A red basket of groceries—with orange juice, a pineapple, bananas, blueberries and yogurt, among other things—sits in the middle of a grocery store aisle.

Book Review: A Guide to Being Just Friends

If you know me at all, you know I love a good friends-to-lovers trope (not as much as enemies-to-lovers, but we need to change it up every so often). When two people aren’t looking for love and are so drawn to each other that they can’t stay apart…those are the kinds of stories I want to read. I’d been seeing Sophie Sullivan’s name popping up lately, too, so A Guide to Being Just Friends, which is the third book in a series but also a standalone in its own right, looked like exactly the story I was looking for.

Hailey Sharp has a one-track mind. Get By the Cup salad shop off the ground. Do literally everything possible to make it a success. Repeat. With a head full of entrepreneurial ideas and a bad ex in her rearview, her one and only focus is living life the way she wants to. No distractions.

Wes Jansen never did understand the fuss about relationships. With a string of lacklustre first dates and the pain from his parents’ angry divorce following him around, he’d much rather find someone who he likes but won’t love. Companionship, not passion, is the name of the game.

When Hailey and Wes find each other in a disastrous meet cute that wasn’t even intended for them, they embarrassingly go their separate ways. But when Wes finds Hailey to apologize for his behaviour, they strike a friendship. Because that’s all this can be. Hailey doesn’t want any distractions. Wes doesn’t want to fall in love.

What could possibly go wrong?

When I’m picking up this kind of book, I know what I’m signing up for—a friends-to-lovers slow burn where you’re (mentally) yelling at the characters to just get together already because they would just be so much happier if they told each other how they felt. And this totally ended up fitting the bill. There were a few things that made it harder for me to connect with this particular set. of people, but that could be a me thing.

What didn’t work for me

The third-book effect: This is the third book in a series, and though it is supposed to be a standalone and the love story between the two main characters doesn’t require any previous knowledge, there is a lot of time spent with Wes’s brothers and their girlfriends—and they were the characters in the earlier two stories. It didn’t mean that it was hard to follow or anything, but I definitely felt like I was missing out on a lot of the secondary plotlines and the many, many references to those books.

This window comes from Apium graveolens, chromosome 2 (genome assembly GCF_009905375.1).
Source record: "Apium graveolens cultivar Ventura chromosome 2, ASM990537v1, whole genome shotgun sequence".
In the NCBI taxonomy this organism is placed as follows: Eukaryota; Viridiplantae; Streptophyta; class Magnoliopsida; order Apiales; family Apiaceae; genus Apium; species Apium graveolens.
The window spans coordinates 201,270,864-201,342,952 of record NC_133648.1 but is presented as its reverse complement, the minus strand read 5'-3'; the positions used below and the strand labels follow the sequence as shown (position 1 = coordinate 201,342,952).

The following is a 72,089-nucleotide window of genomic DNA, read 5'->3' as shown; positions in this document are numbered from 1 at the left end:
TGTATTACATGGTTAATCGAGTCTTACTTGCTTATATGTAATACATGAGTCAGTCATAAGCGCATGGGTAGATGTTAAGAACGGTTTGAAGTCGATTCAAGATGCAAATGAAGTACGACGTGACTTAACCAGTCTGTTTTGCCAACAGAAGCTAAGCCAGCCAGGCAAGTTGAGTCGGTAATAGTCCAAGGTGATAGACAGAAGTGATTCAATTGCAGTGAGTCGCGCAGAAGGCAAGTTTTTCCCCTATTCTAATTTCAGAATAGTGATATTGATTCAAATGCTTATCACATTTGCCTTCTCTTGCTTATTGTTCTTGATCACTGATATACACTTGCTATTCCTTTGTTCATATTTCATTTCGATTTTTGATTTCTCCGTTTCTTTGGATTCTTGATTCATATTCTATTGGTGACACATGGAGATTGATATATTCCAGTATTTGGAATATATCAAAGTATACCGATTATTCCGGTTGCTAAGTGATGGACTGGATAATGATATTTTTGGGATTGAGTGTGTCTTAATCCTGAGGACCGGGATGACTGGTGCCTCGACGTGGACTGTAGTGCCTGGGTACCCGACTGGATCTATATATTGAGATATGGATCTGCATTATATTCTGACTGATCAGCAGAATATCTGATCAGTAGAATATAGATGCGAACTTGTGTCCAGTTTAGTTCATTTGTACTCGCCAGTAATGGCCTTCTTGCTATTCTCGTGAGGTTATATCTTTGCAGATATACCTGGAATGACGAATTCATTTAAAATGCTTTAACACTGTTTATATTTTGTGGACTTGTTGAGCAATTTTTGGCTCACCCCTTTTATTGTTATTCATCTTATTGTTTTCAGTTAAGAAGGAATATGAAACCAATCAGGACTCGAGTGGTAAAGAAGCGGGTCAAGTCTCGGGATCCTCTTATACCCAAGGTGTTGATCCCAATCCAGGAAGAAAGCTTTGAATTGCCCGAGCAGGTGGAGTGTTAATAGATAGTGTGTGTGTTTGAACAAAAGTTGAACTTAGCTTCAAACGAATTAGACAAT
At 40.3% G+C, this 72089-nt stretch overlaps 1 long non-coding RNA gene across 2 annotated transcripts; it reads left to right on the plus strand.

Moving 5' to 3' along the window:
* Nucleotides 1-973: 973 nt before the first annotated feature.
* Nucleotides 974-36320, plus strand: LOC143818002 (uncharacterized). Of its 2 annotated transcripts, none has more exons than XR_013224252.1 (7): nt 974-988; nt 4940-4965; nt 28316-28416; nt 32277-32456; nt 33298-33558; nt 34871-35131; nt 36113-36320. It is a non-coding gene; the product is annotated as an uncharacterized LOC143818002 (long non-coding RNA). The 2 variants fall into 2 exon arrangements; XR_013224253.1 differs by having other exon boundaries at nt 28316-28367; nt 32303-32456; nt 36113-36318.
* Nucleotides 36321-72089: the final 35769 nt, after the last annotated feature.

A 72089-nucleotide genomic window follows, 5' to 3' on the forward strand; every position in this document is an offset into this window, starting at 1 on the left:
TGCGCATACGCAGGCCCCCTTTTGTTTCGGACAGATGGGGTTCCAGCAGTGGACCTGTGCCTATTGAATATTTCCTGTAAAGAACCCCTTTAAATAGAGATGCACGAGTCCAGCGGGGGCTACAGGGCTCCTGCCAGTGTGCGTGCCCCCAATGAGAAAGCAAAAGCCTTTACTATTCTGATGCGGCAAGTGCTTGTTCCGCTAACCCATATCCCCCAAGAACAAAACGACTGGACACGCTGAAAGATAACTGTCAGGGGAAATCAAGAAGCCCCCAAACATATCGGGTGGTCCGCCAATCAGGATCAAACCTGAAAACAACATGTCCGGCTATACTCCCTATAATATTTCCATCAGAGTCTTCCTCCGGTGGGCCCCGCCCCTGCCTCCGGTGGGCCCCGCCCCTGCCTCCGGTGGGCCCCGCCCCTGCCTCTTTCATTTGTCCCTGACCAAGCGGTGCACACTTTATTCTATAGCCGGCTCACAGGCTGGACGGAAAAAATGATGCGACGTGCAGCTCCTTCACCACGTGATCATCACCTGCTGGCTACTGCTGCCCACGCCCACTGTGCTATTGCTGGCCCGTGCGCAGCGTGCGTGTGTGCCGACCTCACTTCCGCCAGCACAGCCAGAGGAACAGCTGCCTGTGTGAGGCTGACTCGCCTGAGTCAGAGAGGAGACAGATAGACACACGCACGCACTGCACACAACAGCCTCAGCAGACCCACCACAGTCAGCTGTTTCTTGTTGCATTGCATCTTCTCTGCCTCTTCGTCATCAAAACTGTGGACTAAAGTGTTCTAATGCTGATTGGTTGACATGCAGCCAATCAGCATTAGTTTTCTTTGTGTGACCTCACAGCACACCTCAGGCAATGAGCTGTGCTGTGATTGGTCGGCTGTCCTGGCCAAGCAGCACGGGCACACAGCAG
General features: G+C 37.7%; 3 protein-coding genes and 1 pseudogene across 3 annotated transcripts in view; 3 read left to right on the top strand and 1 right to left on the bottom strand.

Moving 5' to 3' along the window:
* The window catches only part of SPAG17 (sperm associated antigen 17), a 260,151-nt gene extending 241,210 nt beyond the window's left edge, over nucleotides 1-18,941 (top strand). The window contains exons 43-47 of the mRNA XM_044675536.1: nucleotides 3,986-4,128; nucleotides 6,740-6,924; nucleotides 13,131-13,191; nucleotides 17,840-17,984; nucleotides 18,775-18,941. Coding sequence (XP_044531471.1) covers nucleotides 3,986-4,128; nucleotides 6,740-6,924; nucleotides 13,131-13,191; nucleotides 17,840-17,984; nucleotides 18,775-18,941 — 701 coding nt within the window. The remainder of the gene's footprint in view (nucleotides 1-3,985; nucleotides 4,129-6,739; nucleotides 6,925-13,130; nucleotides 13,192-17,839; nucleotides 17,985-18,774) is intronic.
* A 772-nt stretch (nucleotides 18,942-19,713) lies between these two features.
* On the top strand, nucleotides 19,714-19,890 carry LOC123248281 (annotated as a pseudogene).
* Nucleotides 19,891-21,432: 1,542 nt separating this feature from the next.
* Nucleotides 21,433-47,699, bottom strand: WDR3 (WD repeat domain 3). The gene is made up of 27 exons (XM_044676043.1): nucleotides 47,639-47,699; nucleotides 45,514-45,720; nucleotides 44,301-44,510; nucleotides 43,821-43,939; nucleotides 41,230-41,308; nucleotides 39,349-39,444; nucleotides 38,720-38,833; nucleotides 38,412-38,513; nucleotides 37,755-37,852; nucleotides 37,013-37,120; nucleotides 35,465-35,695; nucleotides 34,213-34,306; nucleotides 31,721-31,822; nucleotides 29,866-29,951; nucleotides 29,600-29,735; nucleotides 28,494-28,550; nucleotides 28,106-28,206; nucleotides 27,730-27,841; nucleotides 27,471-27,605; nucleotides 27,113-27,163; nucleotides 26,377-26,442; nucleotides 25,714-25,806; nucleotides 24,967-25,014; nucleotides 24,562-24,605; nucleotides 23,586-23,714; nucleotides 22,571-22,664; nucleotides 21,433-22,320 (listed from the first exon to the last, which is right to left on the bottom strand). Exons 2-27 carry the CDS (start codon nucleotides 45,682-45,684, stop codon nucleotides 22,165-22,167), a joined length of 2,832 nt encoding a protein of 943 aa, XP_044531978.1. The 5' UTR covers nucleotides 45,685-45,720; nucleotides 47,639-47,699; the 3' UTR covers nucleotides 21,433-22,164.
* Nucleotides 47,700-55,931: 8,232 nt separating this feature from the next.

Hailey: Honestly, there was just something about her I didn’t like or didn’t connect with. I found her to be so stuck on needing to. do everything by herself, as though she had something to prove, and I’m not sure there was enough in her backstory to tell me why she was like that. I felt like she was having the same thoughts and conversations over and over again (mostly when it came to her business) that I got over it fairly quickly. That being said, I didn’t dislike her relationship with Wes.

What I liked

The writing: Sophie Sullivan has a nice, relaxed style of writing that kept me in the story. Everything flowed nicely, and the many side characters were well-developed—I felt like I was part of the world she created.

The slow burn: It’s not a surprise that it takes a long time for Wes and Hailey to get together—and the pacing was very well thought out. You didn’t have to wait until the end of the book to finally get what you wanted from them, but you got that will they/won’t they magic that I love in stories like this. I was reading other reviews that said they didn’t see the chemistry between these two characters, and I have to disagree there; I knew why they were drawn to each other. It made sense to me.

The brothers: Though I didn’t read the other two books in the series, I love the relationship between Wes and his brothers. I like that you get snippets of them just hanging out together and that they support each other and drive each other nuts like brothers often do. I can agree that it’s a little too idealistic (like they can’t all be this perfect), but I just liked that Wes’s support here was them and not friends or some other dynamic.


“All this time, he’d through he needed a girlfriend, but what he really needed was a girl friend. The best of both worlds.” —Sophie Sullivan, A Guide to Being Just Friends

Thank you to NetGalley and St. Martin’s Press for the advanced copy of the book in exchange for my honest review.


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